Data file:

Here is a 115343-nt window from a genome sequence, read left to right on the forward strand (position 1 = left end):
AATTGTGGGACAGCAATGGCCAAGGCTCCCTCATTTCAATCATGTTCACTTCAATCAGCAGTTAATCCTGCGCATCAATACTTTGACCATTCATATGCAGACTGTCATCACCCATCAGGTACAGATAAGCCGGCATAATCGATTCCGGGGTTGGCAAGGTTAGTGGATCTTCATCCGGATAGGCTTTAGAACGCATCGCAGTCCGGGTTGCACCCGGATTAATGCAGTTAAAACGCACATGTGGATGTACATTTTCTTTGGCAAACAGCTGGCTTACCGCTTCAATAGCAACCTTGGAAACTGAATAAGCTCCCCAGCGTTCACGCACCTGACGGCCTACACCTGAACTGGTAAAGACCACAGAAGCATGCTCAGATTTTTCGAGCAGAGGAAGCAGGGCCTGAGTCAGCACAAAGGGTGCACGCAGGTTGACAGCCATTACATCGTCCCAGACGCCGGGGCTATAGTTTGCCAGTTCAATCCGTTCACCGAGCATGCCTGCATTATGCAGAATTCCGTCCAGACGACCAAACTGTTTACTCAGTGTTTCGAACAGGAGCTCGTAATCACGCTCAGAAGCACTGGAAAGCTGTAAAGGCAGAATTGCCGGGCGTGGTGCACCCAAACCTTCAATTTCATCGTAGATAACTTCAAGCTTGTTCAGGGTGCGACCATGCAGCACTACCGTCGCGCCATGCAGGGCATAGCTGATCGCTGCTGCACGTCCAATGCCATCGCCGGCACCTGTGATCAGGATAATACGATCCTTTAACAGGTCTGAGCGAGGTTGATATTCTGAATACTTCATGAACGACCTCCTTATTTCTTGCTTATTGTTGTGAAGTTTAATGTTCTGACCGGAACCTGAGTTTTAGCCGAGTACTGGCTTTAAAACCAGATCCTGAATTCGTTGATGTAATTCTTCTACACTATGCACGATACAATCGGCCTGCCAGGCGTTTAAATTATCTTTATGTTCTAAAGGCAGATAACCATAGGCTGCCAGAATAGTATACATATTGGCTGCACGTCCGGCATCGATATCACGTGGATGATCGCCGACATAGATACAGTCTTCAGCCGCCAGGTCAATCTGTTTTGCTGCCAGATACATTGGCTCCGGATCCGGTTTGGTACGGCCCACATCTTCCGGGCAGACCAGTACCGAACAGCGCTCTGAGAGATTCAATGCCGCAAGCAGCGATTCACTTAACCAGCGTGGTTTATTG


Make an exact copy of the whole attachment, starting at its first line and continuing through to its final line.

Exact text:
Here is a 115343-nt window from a genome sequence, read left to right on the forward strand (position 1 = left end):
AATTGTGGGACAGCAATGGCCAAGGCTCCCTCATTTCAATCATGTTCACTTCAATCAGCAGTTAATCCTGCGCATCAATACTTTGACCATTCATATGCAGACTGTCATCACCCATCAGGTACAGATAAGCCGGCATAATCGATTCCGGGGTTGGCAAGGTTAGTGGATCTTCATCCGGATAGGCTTTAGAACGCATCGCAGTCCGGGTTGCACCCGGATTAATGCAGTTAAAACGCACATGTGGATGTACATTTTCTTTGGCAAACAGCTGGCTTACCGCTTCAATAGCAACCTTGGAAACTGAATAAGCTCCCCAGCGTTCACGCACCTGACGGCCTACACCTGAACTGGTAAAGACCACAGAAGCATGCTCAGATTTTTCGAGCAGAGGAAGCAGGGCCTGAGTCAGCACAAAGGGTGCACGCAGGTTGACAGCCATTACATCGTCCCAGACGCCGGGGCTATAGTTTGCCAGTTCAATCCGTTCACCGAGCATGCCTGCATTATGCAGAATTCCGTCCAGACGACCAAACTGTTTACTCAGTGTTTCGAACAGGAGCTCGTAATCACGCTCAGAAGCACTGGAAAGCTGTAAAGGCAGAATTGCCGGGCGTGGTGCACCCAAACCTTCAATTTCATCGTAGATAACTTCAAGCTTGTTCAGGGTGCGACCATGCAGCACTACCGTCGCGCCATGCAGGGCATAGCTGATCGCTGCTGCACGTCCAATGCCATCGCCGGCACCTGTGATCAGGATAATACGATCCTTTAACAGGTCTGAGCGAGGTTGATATTCTGAATACTTCATGAACGACCTCCTTATTTCTTGCTTATTGTTGTGAAGTTTAATGTTCTGACCGGAACCTGAGTTTTAGCCGAGTACTGGCTTTAAAACCAGATCCTGAATTCGTTGATGTAATTCTTCTACACTATGCACGATACAATCGGCCTGCCAGGCGTTTAAATTATCTTTATGTTCTAAAGGCAGATAACCATAGGCTGCCAGAATAGTATACATATTGGCTGCACGTCCGGCATCGATATCACGTGGATGATCGCCGACATAGATACAGTCTTCAGCCGCCAGGTCAATCTGTTTTGCTGCCAGATACATTGGCTCCGGATCCGGTTTGGTACGGCCCACATCTTCCGGGCAGACCAGTACCGAACAGCGCTCTGAGAGATTCAATGCCGCAAGCAGCGATTCACTTAACCAGCGTGGTTTATTG